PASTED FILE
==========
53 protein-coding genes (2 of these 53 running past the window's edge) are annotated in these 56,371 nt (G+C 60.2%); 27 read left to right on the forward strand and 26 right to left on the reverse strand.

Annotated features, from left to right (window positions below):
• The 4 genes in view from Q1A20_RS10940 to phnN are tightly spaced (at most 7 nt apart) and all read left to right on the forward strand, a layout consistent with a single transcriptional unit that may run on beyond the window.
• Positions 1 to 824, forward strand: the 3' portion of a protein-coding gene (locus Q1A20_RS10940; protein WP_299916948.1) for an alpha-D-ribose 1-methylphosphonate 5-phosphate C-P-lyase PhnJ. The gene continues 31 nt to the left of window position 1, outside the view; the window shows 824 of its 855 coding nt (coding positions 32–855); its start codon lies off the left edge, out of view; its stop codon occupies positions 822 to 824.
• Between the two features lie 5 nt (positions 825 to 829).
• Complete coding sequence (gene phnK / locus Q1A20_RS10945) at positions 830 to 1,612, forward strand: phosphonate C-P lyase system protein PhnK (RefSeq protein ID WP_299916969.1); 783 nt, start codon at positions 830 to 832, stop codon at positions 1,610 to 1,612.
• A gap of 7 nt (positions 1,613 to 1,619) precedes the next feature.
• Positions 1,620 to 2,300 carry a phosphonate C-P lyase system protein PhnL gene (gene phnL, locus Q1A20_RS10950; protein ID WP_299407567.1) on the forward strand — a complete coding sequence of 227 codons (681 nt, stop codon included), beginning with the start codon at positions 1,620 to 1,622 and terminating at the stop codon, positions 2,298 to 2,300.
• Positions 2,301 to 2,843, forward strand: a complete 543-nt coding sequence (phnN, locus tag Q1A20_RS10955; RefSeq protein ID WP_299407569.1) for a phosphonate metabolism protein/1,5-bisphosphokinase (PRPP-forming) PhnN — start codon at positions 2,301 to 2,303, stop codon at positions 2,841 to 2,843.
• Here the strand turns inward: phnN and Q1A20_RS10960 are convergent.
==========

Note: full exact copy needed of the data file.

53 protein-coding genes (2 of these 53 running past the window's edge) are annotated in these 56,371 nt (G+C 60.2%); 27 read left to right on the forward strand and 26 right to left on the reverse strand.

Annotated features, from left to right (window positions below):
• The 4 genes in view from Q1A20_RS10940 to phnN are tightly spaced (at most 7 nt apart) and all read left to right on the forward strand, a layout consistent with a single transcriptional unit that may run on beyond the window.
• Positions 1 to 824, forward strand: the 3' portion of a protein-coding gene (locus Q1A20_RS10940; protein WP_299916948.1) for an alpha-D-ribose 1-methylphosphonate 5-phosphate C-P-lyase PhnJ. The gene continues 31 nt to the left of window position 1, outside the view; the window shows 824 of its 855 coding nt (coding positions 32–855); its start codon lies off the left edge, out of view; its stop codon occupies positions 822 to 824.
• Between the two features lie 5 nt (positions 825 to 829).
• Complete coding sequence (gene phnK / locus Q1A20_RS10945) at positions 830 to 1,612, forward strand: phosphonate C-P lyase system protein PhnK (RefSeq protein ID WP_299916969.1); 783 nt, start codon at positions 830 to 832, stop codon at positions 1,610 to 1,612.
• A gap of 7 nt (positions 1,613 to 1,619) precedes the next feature.
• Positions 1,620 to 2,300 carry a phosphonate C-P lyase system protein PhnL gene (gene phnL, locus Q1A20_RS10950; protein ID WP_299407567.1) on the forward strand — a complete coding sequence of 227 codons (681 nt, stop codon included), beginning with the start codon at positions 1,620 to 1,622 and terminating at the stop codon, positions 2,298 to 2,300.
• Positions 2,301 to 2,843, forward strand: a complete 543-nt coding sequence (phnN, locus tag Q1A20_RS10955; RefSeq protein ID WP_299407569.1) for a phosphonate metabolism protein/1,5-bisphosphokinase (PRPP-forming) PhnN — start codon at positions 2,301 to 2,303, stop codon at positions 2,841 to 2,843.
• Here the strand turns inward: phnN and Q1A20_RS10960 are convergent.